Monday, 8 August 2016

THE OTHER MIDDLEWICH

Saltworkers by John McKenna.        Photo: Droitwich Spa Civic Society
THIS STATUE CAN BE FOUND IN DROITWICH TOWN CENTRE
by Dave Roberts
As dedicated readers of 'The Middlewich Diary' will know, there's only one Middlewich. Or is there? I was talking recently to one of our local councillors who mentioned the fact that, despite the fact that Droitwich Spa in Worcestershire hasn't produced salt commercially since the 1920s, the town still makes much of its connections with salt.
There aren't any salt works there now, and haven't been for many years, but the town celebrates 'Salt Day' every year, and is still Britain's only salt water spa town. Droitwich also shares with our neighbours at Nantwich the rare distinction of possessing swimming baths fed by natural brine springs.
The discussion brought back something I remember being told years ago, in early Heritage Society days. Someone told me then that  'Middlewich' was used  by Droitwich salt makers at one time as a name for one of the town's three brine springs.
This information has been lurking at the back of my mind ever since then, so today I decided to do a little bit of internet research, and what I found out has revealed that Droitwich was once a kind of parallel universe, where a microcosm of the Mid-Cheshire salt industry existed.
There were indeed three brine springs in Droitwich, and they were called Upwich, Middlewich and Netherwich, forming a miniature Northwich, Middlewich and Nantwich in the middle of Worcestershire.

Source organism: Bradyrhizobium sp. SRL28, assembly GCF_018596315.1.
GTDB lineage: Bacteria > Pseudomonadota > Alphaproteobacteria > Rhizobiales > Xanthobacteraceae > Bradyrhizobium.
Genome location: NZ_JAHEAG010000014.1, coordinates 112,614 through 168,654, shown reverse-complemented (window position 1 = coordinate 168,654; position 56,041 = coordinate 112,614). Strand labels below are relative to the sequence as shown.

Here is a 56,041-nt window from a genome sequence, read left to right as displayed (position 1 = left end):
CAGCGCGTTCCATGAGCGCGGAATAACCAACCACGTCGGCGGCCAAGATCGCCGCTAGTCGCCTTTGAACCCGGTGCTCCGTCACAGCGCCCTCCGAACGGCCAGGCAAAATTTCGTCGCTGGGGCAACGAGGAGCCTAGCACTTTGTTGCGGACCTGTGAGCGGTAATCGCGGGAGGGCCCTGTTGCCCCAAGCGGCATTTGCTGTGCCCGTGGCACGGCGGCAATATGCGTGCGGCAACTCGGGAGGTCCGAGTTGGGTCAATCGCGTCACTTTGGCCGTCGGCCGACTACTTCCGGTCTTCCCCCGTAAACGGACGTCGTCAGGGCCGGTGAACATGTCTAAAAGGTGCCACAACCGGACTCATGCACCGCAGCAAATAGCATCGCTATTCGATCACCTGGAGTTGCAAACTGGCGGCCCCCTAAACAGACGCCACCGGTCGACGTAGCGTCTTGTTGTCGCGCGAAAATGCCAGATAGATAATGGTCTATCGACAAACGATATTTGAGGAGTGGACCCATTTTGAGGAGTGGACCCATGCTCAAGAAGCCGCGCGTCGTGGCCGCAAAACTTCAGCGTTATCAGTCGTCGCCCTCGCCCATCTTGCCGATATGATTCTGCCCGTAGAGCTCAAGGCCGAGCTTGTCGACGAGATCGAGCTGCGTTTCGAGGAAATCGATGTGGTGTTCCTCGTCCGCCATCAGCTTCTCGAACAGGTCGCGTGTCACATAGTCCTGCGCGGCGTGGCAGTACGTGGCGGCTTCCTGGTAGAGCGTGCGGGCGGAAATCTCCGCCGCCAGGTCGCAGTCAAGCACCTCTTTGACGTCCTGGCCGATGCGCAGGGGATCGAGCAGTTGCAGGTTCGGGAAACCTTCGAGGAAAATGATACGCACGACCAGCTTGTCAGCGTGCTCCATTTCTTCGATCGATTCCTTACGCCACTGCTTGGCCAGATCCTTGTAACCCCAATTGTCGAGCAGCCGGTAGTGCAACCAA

Even today Droitwich claims that its Roman name was Salinae, which will, I'm sure, ring a bell locally.
This lends credence to the alternative theory that neither of the towns was actually called Salinae, but that the Romans labelled all places of salt manufacture with the name, which just means 'salt workings'.
Tales are told of Middlewich salt workers having a good laugh at poor old Droitwich when, in the last days of its dying salt industry, it was reduced to bringing in supplies of brine by road tanker. Anyone can tell you that's not the way to do things.
On the other hand, the attractive Worcestershire town can teach us a thing or two about promoting our own heritage.



DROITWICH SPA WEBSITE


BBC Long Wave Transmitter at Droitwich    Photo: Arquiva/BBC Engineering Information
Droitwich's other claim to fame is the Long Wave radio transmitter which broadcasts BBC Radio 4 throughout Europe on 198kHz. And even this national institution owes its existence, or at least its location, to salt. The transmitter site at Wychbold was chosen because the underlying salt deposits make a good 'ground' for the transmitter and help produce a good clear signal (this property of salt was also exploited by the pirate radio ships of the sixties who could reach large areas of the country with relatively low powered transmitters because of the 'ground wave' produced by the briny waters all around them).
We all know, of course, that the benefits of salt are many and varied, but how many people knew that it also helps bring us the Shipping Forecast?

Facebook feedback:

Mally Mal 'helps bring us the Shipping Forecast'....until the valves conk out.

Dave Roberts Yes indeed, But that's another story.

Mally Mal Indeed.

(What Mally is referring to here, is the fact that the Droitwich transmitter is living on borrowed time. It uses glass valves which are no longer manufactured, and when the last one blows, it's goodbye to Long Wave - Ed.
UPDATE: (December 2014) This turned out to be something of an over-simplification. During 2014 extensive engineering work was carried out on the Droitwich transmitter ensuring that it would be in service, according to a BBC spokesman, 'for at least the next ten years, and probably longer').

Published 2nd December 2011
Re-published 8th August 2016

1 comment:

  1. Middlewich even followed me here, to SE Kansas... the area just NW of here is where the majority of the salt comes from for the US & there is even a city called Salina!

    ReplyDelete

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